Just have your webmaster add your second paragraph to your "Technology" page as plain text.

Alan Mintzer


Thank you for your constructive criticism and suggestion. I will address it.

Be well.



Many thanks for posting a substantive response here.
I do have a further question on the information you provide.

'the efficiency of using a hydrogen fuel cell to convert hydrogen into electricity, currently around 93%.'

I am not aware of how that works.

The PEM fuel cell in a Nexo car is around 60% efficient.

The only way I know of that you can hit 90% plus is by using the waste heat in the reaction to heat water.

Would you please give details on your figures?

With thanks.

David ( a fan of hydrogen in the energy system! :-))

Alan Mintzer

Hello David,

Thanks for your interest.

To begin, I am familiar with Hyundia's Nexo FCEV platform, however, I am not certain of the efficiencies they are realizing in their fuel cell, or their vehicle as a whole. When calculating overall vehicle efficiency there are losses at the electric motor. I am curious to know if those losses are included in the 60% figure you quoted.

The figure I quoted in one of my previous comments is supported by Frano Barbir in his book, PEM Fuel Cells (Second Edition), 2013. In the book, see chapter 3, Fuel Cell Electrochemistry, section 3.6 Fuel Cell Efficiency at the following URL (are we allowed to use URLs in posts?) :

To save you some time (there's some deep mathematics in the book), the last paragraph in section 3.6 states:

"Well-designed fuel cells may operate with 83% to 85% fuel utilization when operated with reformate and above 90% when operated with pure hydrogen. Note that the current efficiency term in Equation (3-65) is included in fuel utilization, ηfu in Equation (3-66)."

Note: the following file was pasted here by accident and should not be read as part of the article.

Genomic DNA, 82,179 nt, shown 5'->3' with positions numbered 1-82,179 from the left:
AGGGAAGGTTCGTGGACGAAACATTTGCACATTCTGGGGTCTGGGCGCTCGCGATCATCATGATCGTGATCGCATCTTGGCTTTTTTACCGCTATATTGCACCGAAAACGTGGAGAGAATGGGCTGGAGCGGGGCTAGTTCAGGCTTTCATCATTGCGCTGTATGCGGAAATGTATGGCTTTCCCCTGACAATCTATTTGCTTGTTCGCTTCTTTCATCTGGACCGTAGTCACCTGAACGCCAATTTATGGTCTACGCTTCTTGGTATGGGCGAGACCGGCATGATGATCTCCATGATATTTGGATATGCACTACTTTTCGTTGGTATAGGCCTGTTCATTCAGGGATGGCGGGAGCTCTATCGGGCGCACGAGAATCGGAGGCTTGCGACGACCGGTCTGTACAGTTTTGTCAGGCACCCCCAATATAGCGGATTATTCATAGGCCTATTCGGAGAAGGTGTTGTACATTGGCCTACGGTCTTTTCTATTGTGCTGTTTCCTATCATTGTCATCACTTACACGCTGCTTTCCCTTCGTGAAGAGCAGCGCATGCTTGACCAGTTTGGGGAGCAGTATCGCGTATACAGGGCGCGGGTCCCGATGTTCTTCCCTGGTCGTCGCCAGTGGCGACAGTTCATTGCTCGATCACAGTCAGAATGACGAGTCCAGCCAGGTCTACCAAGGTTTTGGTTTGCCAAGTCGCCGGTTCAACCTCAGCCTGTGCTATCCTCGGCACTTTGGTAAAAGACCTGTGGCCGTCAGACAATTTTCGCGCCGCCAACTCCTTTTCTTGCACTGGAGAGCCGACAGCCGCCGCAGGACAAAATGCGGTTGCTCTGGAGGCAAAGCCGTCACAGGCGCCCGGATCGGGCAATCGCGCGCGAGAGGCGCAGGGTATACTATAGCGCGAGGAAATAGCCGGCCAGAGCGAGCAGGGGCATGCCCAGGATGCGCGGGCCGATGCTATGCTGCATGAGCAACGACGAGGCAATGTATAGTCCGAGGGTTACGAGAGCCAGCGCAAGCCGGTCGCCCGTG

David, I hope my answer provides the data you are seeking.


Alan Mintzer
Chief Executive Officer
Standard Hydrogen Company, Inc.


This has all the signs of a scam....
Says EP.


Hi Alan.

You quoted a very specific figure of 93% efficiency, giving the impression that that is a precise and defined measurement.

Your link to substantiate that nowhere mentions 93%, so where did you source the figure from?

And your link says moreover:

'Well-designed fuel cells may operate with 83% to 85% fuel utilization when operated with reformate and above 90% when operated with pure hydrogen.'

That is fuel utilisation, not efficiency.
Why are you confounding the two?

And why do you have to go back to 2013 to find anything which purports to support your case?

And even then, a 9.5 your link says:

'The fuel cell theoretical efficiency is 83% (Equation 2-43), based on hydrogen’s higher heating value. The actual fuel cell efficiency in operation is much lower because of various losses (heat, electrode kinetics, electric and ionic resistance, mass transport). Additional components, such as fuel processor, power conditioning, and balance of plant, cause additional losses on the system level. '

So your claim that:

'Also, well known is the efficiency of using a hydrogen fuel cell to convert hydrogen into electricity, currently around 93%. '

is at best unsubtantiated and deeply misleading.

That casts considerable doubt on the rest of your claims.

Alan Mintzer


There is no need to be argumentative about semantics or accusatory about the veracity of our claims. To begin with, you began your post with, "You quoted a very specific figure of 93% efficiency, giving the impression that that is a precise and defined measurement."

Actually, I did not. I specifically used the language, " currently AROUND 93%." The reason I used ambiguous language (like "around") with less precision was because in the limited time I had I could not find specific references other than vague memory and the book I referenced. I realize any engineer would be very interested in all the places to the right of the decimal in any kind of performance metric, but I also wrote in my post that we were in the middle of acquiring data when the pandemic shut us down. The precise data will come over the few months following the pandemic.

That said, I think you are looking at this too closely.... Hydrogen fuel cells do not figure in our solution, but add a level of cleanliness to our process.

To get back to where we started; our reactor consumes a stream of hydrocarbon waste, converts it into hydrogen sulfide gas, splits that H2S gas into its constituent elements (hydrogen and sulfur), stores the hydrogen and reuses the sulfur. That is it, a relatively simple two step process. However, in this configuration our reactor would need to be connected to the power grid to operate. The power grid is not necessarily green.

Even a Tesla vehicle pollutes in many cases. Think about it; you arrive home from work and plug in your Tesla to recharge overnight. Do you really know if your electric service comes from a coal-fired power plant, or natural gas, or oil, etc..? It is very possible your power, and therefore your Tesla are not clean.